Iraq says ex-governor embezzled $10 mn in aid for displaced

Currently, 1.6 million Iraqis are still crowded into camps for the displaced, of which 40% are originally from Nineveh, according to the International Organisation for Migration (IOM).
Tuesday 30/07/2019
Displaced Iraqi children who fled their homes along with their families due to attacks by the Islamic State (IS) group play at the Harsham refugee camp, west of Arbil, the capital of the autonomous Kurdistan region of Iraq, on March 25, 2019. (AFP)
Displaced Iraqi children who fled their homes along with their families due to attacks by the Islamic State (IS) group play at the Harsham refugee camp, west of Arbil, the capital of the autonomous Kurdistan region of Iraq, on March 25, 2019. (AFP)

Around $10 million in aid for the displaced in northern Iraq's Nineveh province, where ISIS group was based, has been embezzled by its fugitive ex-governor, the country's anti-corruption commission said Tuesday.

A spokesperson for the Integrity Commission told AFP that its investigators had uncovered "invoices from developers in Iraqi Kurdistan."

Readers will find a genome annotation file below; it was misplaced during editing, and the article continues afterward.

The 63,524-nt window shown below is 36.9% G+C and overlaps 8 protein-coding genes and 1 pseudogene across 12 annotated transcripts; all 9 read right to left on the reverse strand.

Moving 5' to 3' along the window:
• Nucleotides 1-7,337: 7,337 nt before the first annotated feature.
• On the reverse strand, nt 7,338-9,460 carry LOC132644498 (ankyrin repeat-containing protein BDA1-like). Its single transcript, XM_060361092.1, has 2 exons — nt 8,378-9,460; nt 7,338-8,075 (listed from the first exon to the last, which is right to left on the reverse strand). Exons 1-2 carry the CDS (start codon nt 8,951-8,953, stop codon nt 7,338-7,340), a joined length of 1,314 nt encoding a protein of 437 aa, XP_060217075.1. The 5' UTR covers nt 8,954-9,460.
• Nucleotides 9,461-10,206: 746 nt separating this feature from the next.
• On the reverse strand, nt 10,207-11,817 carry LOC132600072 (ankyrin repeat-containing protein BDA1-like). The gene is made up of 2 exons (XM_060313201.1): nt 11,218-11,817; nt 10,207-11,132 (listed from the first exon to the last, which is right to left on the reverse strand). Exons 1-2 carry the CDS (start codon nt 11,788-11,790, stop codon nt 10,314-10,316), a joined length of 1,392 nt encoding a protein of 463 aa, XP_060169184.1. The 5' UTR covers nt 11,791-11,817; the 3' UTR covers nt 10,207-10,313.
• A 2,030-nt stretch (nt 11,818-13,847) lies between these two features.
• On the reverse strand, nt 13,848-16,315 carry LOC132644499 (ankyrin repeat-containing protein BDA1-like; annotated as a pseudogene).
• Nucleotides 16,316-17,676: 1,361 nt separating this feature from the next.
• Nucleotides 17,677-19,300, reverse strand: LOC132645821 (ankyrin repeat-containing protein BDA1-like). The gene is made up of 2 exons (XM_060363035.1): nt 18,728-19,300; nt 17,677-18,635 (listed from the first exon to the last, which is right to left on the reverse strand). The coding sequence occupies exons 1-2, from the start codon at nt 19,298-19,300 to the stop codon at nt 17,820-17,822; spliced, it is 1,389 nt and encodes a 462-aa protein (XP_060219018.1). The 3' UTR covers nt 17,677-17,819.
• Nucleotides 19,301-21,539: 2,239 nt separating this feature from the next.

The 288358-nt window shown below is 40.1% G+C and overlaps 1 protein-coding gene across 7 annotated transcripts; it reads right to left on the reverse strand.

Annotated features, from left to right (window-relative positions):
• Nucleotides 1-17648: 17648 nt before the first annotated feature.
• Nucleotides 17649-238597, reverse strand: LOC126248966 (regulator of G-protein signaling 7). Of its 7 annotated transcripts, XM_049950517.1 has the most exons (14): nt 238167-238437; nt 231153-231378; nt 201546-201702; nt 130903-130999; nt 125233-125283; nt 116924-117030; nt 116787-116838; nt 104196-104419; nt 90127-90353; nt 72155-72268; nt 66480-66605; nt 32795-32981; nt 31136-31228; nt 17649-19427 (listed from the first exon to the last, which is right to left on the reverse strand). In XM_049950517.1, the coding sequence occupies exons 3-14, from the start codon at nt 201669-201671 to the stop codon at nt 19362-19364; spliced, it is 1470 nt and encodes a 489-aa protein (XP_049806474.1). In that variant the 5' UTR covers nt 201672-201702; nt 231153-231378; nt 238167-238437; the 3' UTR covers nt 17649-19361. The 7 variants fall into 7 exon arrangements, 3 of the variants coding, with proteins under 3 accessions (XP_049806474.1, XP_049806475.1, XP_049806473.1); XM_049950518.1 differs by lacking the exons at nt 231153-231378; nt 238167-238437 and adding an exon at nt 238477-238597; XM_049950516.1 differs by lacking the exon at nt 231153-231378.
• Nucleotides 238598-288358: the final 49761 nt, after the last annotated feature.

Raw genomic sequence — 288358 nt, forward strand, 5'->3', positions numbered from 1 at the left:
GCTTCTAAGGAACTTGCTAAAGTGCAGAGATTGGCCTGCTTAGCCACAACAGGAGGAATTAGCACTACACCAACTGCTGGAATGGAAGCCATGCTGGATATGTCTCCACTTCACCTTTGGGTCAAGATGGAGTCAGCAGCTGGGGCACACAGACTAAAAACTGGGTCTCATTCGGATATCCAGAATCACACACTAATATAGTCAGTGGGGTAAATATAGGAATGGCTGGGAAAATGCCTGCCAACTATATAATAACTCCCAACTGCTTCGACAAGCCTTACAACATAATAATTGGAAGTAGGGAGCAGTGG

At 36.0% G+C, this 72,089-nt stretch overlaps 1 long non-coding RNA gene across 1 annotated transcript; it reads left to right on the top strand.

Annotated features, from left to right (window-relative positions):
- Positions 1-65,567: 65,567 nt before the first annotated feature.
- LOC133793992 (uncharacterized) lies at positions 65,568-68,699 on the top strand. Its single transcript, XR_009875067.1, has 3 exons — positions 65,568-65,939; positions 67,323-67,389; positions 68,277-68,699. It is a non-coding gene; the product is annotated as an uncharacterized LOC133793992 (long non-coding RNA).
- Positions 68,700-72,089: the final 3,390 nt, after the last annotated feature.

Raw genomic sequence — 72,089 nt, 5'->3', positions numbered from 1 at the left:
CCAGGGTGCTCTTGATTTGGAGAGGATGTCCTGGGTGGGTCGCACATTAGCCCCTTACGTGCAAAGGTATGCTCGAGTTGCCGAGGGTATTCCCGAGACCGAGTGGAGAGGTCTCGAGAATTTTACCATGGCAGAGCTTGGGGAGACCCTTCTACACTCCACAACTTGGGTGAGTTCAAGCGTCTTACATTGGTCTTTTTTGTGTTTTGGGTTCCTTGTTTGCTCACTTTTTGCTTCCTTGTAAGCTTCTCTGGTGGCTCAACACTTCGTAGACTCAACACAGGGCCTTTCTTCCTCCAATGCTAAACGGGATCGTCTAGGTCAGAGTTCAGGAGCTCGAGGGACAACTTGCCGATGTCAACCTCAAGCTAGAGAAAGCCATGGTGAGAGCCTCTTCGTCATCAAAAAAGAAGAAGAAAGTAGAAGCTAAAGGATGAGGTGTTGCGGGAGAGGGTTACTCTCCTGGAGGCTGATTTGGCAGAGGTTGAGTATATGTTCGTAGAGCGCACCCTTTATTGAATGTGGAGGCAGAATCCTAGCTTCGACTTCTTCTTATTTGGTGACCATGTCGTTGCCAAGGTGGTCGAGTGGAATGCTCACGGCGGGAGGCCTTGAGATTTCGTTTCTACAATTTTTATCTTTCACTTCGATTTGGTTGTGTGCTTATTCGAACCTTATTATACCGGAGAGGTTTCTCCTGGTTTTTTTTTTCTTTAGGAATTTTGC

But, he added, "no receipt was found" for these debited sums, which were meant for the rehabilitation of two hospitals in the northern metropolis of Mosul, capital of Nineveh.

Many of the province's inhabitants are still displaced as public services have not been fully reestablished.

Currently, 1.6 million Iraqis are still crowded into camps for the displaced, of which 40% are originally from Nineveh, according to the International Organisation for Migration (IOM).

A total of 11.3 billion Iraqi dinars ($9.4 million) had been allocated to the Provincial Council by the Ministry of Migration and Displaced, according to the commission.

"It has been debited and doesn't appear in any provincial authorities' bank accounts or in the Provincial Council funds," he said.

"It was transferred to Kurdistan," an autonomous region where the sacked governor of Nineveh, Nawfel Akoub, is thought to be in hiding, along with several other officials wanted by Baghdad.

He has been on the run since a ferry sank in Mosul on Mother's Day in March, killing 150 people.

In April, the commission said that more than $60 million of public funds were diverted by officials close to Akoub from Nineveh's budget of $800 million.

Graft is endemic across Iraq, which ranks among the world's worst offenders in Transparency International's annual Corruption Perceptions Index.

Since 2004, a year after the US-led invasion that ousted Saddam Hussein, almost $250 billion of public funds has vanished into the pockets of shady politicians and businessmen, according to parliament.

 

(AFP)